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A brief history of the diamond market

Cartier Inspired Platinum and Diamond Halo Engagement Ring

For centuries diamonds have been adorned on our clothes and jewellery like our own personal stars to show off to others in pride. These fabulous gemstones dazzle almost everybody with their gleaming brilliance and accompaniment to any outfit. Contradictory to the saying of ‘diamonds are a girl’s best friend’, diamonds are the people’s best friend, with the everyday person having desires to purchase their very own one day. From a very special engagement ring as a memento of love, to the large and grand stones displayed on royal crowns, these gorgeous stones are seen across the globe in bountiful supply – but where did this sparkling craze originate from?

The iconic brilliant cut diamond, image courtesy of GIA
(The iconic brilliant cut diamond, image courtesy of GIA)

Diamonds are formed at extremely high temperatures and pressures over a long period of time, with most diamonds aging between 1 – 3.5 billion years old. Their chemical composition is comprised of compressed carbon creating a ‘diamond cubic’ structure, which in turn makes it the hardest natural mineral in the world as well as possessing a very high thermal conductivity. With a high optical dispersion, the diamond has its characteristic sparkle with even the lowest of light and can be coloured into various hues from chemical impurities in its body such as boron and nitrogen, or from environmental aspects such as radiation exposure. It has a unique name for its type of lustre, known as ‘adamantine’, due to its unique shine and sparkle as well as always being transparent in body, making it hypnotising and desirable to its many admirers.

The discovery of the diamond dates back to as early as the fourth century in India, where these stones were gathered from rivers and streams (exposed and removed by erosion upstream) and traded amongst only the wealthiest of people. Over time these diamonds, amongst other luxuries, were transported to medieval markets within western Europe, where they were purchased and adorned by elites across the continent. With the demand for these stones increasing and India’s limited supply diminishing, Brazil discovered their first diamond reserves from gold panning in the country. Once they began their extraction and trade of these gemstones, Brazil dominated the diamond market for over 150 years at the start of the 1700s.

Diamond sieving in ancient India, image courtesy of GIA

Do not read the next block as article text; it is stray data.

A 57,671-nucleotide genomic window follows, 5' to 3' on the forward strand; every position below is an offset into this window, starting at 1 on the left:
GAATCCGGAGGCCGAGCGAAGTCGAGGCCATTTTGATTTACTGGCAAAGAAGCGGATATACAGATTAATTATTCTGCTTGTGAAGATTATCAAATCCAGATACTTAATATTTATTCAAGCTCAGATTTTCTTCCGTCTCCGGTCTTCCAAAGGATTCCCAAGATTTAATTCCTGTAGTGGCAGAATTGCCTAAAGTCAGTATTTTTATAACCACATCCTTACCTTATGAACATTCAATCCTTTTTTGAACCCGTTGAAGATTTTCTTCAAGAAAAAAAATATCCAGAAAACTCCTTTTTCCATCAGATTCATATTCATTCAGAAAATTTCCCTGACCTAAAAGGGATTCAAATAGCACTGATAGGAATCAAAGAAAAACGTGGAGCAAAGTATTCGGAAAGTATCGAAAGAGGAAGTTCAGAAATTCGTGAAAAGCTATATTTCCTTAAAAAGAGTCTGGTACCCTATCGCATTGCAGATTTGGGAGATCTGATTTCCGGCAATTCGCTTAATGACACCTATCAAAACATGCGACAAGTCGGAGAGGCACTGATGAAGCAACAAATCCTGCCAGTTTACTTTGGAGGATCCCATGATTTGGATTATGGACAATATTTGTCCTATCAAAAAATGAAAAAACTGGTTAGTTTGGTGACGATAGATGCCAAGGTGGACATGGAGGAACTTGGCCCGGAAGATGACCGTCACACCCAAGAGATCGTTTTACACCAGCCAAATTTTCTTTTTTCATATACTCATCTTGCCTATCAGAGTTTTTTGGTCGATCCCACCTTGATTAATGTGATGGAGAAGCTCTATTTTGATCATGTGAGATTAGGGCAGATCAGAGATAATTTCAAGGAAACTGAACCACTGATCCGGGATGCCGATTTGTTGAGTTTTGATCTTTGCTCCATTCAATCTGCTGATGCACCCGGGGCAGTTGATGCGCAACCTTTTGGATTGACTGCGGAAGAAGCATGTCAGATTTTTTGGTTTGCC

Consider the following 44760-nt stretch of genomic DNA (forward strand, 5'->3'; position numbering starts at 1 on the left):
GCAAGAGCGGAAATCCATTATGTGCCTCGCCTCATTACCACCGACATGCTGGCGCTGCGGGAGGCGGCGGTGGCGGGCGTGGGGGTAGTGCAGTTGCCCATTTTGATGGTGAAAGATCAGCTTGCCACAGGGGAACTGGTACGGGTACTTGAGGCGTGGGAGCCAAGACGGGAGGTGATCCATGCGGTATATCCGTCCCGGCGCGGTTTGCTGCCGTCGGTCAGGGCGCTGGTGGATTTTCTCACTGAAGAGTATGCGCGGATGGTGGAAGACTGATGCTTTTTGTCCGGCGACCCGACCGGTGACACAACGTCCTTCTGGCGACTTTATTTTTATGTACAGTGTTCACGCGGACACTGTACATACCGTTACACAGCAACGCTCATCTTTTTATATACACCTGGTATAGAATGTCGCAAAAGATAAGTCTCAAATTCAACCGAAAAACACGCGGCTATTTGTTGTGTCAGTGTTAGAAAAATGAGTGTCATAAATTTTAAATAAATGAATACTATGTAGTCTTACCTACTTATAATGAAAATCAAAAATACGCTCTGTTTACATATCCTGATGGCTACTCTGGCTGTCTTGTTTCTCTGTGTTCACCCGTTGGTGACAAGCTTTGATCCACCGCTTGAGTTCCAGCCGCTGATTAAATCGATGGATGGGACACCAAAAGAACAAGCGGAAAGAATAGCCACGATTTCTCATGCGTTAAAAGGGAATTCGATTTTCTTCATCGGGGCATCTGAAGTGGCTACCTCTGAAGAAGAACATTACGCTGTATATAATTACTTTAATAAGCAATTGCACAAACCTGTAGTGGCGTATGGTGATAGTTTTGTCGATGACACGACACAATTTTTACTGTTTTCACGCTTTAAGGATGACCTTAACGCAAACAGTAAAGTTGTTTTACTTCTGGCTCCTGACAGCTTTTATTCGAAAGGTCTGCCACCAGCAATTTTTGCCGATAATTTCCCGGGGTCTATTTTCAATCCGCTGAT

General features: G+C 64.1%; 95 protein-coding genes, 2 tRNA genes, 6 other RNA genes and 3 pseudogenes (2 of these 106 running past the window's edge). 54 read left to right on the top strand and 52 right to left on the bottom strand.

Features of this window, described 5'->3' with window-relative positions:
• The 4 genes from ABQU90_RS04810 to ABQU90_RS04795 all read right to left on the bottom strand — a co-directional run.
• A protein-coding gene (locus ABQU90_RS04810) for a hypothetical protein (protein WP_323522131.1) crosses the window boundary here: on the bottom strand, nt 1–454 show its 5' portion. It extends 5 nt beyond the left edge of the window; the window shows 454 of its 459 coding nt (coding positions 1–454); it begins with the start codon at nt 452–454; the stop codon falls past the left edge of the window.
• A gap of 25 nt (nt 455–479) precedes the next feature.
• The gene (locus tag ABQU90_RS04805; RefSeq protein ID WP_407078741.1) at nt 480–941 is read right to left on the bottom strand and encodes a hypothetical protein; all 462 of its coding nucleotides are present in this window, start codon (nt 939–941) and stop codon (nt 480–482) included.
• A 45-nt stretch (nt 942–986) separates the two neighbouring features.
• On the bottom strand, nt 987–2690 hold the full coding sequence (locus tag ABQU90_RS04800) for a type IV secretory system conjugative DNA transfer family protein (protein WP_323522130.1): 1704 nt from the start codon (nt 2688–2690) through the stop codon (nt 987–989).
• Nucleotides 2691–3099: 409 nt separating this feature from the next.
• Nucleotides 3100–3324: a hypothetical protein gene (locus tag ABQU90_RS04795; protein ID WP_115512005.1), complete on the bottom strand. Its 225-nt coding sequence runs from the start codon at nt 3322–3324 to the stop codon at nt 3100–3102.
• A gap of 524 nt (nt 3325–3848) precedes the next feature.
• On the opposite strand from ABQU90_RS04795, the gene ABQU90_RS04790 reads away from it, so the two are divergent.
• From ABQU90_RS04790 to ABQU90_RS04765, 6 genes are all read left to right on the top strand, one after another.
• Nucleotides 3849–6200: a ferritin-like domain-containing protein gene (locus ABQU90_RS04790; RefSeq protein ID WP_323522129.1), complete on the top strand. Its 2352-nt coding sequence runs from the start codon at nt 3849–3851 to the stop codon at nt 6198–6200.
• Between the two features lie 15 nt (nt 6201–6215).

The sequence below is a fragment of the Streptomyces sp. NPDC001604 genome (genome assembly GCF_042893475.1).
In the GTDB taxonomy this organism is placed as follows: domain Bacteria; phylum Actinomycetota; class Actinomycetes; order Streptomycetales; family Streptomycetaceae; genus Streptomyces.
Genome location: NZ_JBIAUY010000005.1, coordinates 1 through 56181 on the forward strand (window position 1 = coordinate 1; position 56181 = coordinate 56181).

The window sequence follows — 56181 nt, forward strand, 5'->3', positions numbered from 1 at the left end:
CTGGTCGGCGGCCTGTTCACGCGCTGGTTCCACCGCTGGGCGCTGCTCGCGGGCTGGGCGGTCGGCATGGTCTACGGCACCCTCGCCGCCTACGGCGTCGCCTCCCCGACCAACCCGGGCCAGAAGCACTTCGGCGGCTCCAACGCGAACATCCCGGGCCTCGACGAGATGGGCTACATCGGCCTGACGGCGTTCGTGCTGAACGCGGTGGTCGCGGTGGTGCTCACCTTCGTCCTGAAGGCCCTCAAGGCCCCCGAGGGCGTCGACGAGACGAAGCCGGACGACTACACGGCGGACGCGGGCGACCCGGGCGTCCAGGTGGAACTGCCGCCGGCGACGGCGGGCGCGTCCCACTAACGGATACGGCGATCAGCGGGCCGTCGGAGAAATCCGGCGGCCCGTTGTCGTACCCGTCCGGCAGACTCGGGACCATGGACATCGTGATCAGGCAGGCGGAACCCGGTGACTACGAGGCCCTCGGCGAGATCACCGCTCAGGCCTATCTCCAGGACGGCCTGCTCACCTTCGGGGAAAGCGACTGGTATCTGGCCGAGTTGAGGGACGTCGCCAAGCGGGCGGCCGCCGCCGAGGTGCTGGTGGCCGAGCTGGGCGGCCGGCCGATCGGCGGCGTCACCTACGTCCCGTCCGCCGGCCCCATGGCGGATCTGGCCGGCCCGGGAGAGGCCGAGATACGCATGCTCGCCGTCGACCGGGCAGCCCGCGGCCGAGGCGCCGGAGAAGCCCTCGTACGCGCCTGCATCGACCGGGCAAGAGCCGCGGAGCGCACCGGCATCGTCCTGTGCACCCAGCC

(Diamond sieving in ancient India, image courtesy of GIA)

As wealth distributed down from the ruling classes, the demand for diamonds increased and became a common sight amongst the everyday person from a desire to purchase these stones with their hard earned money. In 1888, De Beers was established by entrepreneur Cecil Rhodes and homed in on Kimberley’s wealth of diamond deposits in South Africa. With this discovery, De Beers swiftly dominated around 90% of the world’s production of the diamond.

Over 50 years diamond production saw a massive boom in the market – increasing from three million carats worth of diamonds being produced in the 1920s to a whopping 50 million carats in the 1970s. Marketing campaigns evolved to target a wide range of audiences from all corners of the world, and new polishing and cutting techniques were implemented for unique designs and physical appearances.

Cartier Inspired Platinum and Diamond Halo Engagement Ring
(Cartier Inspired Platinum and Diamond Halo Engagement Ring, London DE)

Once the millennium was reached, new deposits were discovered across the world leading to rapid diamond mining expansion; including important reserves found in Russia, Botswana, Australia and Canada. Regardless of the world’s economy fluctuating constantly, diamond production and distribution was only increasing steadily and remained extremely stable.

It’s only in recent years that scientific knowledge into this remarkable material has been discovered and taken advantage of – such as implementing diamonds within drilling technologies, industry machinery and chemistry. We are now able to predict where new diamond deposits may be within our earth and are even able to synthetically produce them within the lab. With a wealth of these gems and our knowledge only growing, the diamond market is sure to keep prospering into the future, providing us with one of the most beautiful gemstones available to us from our planet.

By Victoria Fletcher

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